6th Cir: ERISA lien can’t be put on future SSD benefits

In Hall v Liberty Life Assurance Co of Boston, the 6th Cir. held that the an ERISA plan couldn’t put an equitable lien on future Social Security benefits to recover overpayment of benefits paid from a long-term disability policy.

Sonya Hall went on disability in 2002. She was required to seek Social Security disability benefits under her disability policy, so that the the social security benefits were to offset a portion of her insurance payments.  Between 2002 and 2006, she was denied benefits several times. Finally, in 2006, she was granted benefits retroactively to 2002 for her disability.

Liberty Life, the disability insurer, sought an equitable lien as restitution for the amount she was overpaid when she received retroactive social security benefits.  The court said that, while Liberty Life was entitled to the equitable lien, by statute, such lien could not be placed on future social security benefits:

We similarly agree with the district court’s conclusion in this regard, and we affirm on the basis of the court’s Opinion dated October 31, 2008, with the exception of the court’s decision to impose an equitable lien directly upon Hall’s future Social Security benefits for reimbursement of the Plan’s overpayments. Such a lien is prohibited by federal statute.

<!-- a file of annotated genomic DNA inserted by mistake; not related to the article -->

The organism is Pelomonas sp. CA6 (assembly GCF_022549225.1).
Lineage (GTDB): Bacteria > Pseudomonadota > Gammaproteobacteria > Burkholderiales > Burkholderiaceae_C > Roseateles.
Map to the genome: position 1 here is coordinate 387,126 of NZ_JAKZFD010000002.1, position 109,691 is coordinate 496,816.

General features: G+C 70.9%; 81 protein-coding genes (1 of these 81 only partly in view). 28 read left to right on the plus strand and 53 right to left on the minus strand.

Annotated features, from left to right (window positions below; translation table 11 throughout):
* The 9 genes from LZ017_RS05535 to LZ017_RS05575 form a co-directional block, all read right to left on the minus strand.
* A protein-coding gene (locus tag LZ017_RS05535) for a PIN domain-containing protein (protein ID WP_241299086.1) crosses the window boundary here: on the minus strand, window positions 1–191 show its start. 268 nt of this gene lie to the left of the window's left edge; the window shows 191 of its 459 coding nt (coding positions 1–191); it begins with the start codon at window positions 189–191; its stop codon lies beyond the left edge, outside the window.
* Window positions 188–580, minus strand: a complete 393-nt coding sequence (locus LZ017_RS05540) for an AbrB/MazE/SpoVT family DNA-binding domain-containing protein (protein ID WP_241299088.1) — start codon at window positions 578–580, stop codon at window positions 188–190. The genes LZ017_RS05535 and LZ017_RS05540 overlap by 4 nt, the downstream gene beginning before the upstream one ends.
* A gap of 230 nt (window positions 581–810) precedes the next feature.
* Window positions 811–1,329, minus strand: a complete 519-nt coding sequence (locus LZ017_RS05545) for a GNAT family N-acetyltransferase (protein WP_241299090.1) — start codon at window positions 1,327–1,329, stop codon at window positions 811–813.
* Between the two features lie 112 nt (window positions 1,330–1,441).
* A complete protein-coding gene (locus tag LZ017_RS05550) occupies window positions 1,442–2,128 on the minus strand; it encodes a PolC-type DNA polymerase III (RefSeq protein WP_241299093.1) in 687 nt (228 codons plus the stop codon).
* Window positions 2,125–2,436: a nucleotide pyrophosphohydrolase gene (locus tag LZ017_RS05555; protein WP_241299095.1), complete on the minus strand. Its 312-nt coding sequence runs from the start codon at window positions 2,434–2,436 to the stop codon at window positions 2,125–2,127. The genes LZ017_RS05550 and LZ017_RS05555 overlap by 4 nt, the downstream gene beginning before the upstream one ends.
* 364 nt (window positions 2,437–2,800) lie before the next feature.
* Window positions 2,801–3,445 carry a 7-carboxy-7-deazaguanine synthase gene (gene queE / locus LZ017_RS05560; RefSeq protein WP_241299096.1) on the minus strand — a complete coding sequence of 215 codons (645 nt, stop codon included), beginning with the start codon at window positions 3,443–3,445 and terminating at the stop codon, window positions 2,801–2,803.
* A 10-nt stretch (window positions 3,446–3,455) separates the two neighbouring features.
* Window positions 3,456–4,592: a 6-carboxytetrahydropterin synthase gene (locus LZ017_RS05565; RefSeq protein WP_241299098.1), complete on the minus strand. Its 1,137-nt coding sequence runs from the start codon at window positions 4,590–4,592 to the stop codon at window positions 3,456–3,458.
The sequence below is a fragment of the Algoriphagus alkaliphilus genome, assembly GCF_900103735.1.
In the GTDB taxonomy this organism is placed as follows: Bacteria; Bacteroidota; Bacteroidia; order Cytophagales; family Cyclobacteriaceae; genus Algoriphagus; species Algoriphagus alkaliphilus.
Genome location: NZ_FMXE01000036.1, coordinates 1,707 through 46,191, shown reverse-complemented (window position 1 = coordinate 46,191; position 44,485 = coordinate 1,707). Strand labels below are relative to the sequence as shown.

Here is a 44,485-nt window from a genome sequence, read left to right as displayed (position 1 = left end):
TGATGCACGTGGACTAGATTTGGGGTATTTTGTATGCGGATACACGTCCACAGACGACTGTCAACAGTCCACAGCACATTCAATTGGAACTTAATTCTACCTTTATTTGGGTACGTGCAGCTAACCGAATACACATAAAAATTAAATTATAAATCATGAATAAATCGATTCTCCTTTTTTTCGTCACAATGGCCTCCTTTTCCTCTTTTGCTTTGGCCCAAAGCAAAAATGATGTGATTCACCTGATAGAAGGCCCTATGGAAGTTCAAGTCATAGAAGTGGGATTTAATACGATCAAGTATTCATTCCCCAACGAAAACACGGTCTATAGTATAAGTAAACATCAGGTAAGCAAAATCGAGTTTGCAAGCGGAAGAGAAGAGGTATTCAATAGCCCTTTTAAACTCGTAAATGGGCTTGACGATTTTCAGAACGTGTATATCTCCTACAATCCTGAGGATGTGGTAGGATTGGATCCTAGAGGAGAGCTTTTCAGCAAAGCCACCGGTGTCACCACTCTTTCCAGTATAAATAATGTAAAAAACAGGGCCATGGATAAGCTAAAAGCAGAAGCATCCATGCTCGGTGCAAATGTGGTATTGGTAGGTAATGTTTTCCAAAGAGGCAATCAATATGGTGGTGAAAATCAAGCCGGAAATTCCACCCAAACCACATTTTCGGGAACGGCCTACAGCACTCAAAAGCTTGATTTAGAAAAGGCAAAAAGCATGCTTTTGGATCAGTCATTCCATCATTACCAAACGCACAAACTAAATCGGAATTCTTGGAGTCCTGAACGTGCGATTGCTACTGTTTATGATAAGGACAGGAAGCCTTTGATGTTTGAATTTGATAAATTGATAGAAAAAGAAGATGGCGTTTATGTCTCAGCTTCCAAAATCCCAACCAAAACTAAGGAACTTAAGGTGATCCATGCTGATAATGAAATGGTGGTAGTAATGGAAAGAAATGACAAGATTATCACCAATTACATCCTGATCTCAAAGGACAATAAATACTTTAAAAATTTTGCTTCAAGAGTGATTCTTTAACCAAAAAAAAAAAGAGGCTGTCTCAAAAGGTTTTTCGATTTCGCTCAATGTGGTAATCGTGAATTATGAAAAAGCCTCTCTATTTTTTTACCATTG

A plan fiduciary is permitted to bring a claim for equitable relief to enforce the terms of the plan. 29 U.S.C. § 1132(a)(3). For restitution of insurer overpayments to be of an equitable nature, the restitution must involve the imposition of a constructive trust or
equitable lien on “particular funds or property in the [insured’s] possession.” [Great-Life]. The plan must identify a particular fund, distinct from an insured’s general assets, and the portion of that fund to which the plan is entitled. [Sereboff]. Courts are not permitted, however, to place a lien directly on the Social Security benefits themselves. 42 U.S.C. § 407(a) … The equitable lien in this case must therefore be limited to a specifically identifiable fund (the overpayments themselves) within Hall’s general assets, with the Plan entitled to a particular share (all overpayments due to her receipt of Social Security benefits, not to exceed the amount of benefits paid).

The lien imposed by the district court deviated from the principles set forth in Gilchrest because the court imposed the lien directly on the Social Security benefits received by Hall. This is impermissible because the Plan has no claim to Hall’s future Social Security benefits prior to the point at which they are in her possession. The Plan conceded this point during oral argument. Accordingly, we find that the district court erred in imposing an equitable lien directly upon Hall’s future Social Security benefits.

What’s fair policy for medical liens?

In the December 21 issue of Michigan Lawyers Weekly, we’re featuring a story about a recent U.S. District Court decision involving a conflict that can occur in a third party auto case – who pays the medical bills when an ERISA plan asserts its contractual lien against the non-economic loss settlement?